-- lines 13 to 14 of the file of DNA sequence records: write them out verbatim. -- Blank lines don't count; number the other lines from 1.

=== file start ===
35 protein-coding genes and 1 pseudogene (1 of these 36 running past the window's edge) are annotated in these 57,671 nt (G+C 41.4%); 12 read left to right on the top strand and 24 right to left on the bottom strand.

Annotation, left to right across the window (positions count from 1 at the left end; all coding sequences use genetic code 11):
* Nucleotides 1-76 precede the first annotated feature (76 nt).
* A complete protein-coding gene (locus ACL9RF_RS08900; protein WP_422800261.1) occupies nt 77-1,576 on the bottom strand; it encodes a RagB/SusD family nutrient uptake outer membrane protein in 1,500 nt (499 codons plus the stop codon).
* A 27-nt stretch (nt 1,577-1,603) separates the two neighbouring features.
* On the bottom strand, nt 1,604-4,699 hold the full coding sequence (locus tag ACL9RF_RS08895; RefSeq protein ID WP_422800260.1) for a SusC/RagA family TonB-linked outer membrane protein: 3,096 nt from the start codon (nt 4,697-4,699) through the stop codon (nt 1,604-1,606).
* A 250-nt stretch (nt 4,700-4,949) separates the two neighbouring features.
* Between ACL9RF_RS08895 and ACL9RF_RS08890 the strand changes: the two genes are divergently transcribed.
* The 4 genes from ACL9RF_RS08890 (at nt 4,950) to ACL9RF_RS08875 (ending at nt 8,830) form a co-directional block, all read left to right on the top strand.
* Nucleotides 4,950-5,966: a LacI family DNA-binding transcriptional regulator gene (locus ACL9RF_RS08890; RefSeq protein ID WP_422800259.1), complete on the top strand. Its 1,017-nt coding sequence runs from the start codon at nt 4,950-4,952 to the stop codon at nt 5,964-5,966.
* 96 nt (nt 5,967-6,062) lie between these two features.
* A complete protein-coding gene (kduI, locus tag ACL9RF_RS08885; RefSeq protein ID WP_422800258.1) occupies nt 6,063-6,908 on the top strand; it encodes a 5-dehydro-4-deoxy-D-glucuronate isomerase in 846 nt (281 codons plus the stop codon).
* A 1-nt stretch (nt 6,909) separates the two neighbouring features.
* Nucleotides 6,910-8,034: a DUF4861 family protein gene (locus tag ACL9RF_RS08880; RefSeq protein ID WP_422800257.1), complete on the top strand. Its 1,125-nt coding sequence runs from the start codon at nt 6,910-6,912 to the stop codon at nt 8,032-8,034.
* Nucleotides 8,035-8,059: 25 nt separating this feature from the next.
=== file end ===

* A 1-nt stretch (nt 6,909) separates the two neighbouring features.
* Nucleotides 6,910-8,034: a DUF4861 family protein gene (locus tag ACL9RF_RS08880; RefSeq protein ID WP_422800257.1), complete on the top strand. Its 1,125-nt coding sequence runs from the start codon at nt 6,910-6,912 to the stop codon at nt 8,032-8,034.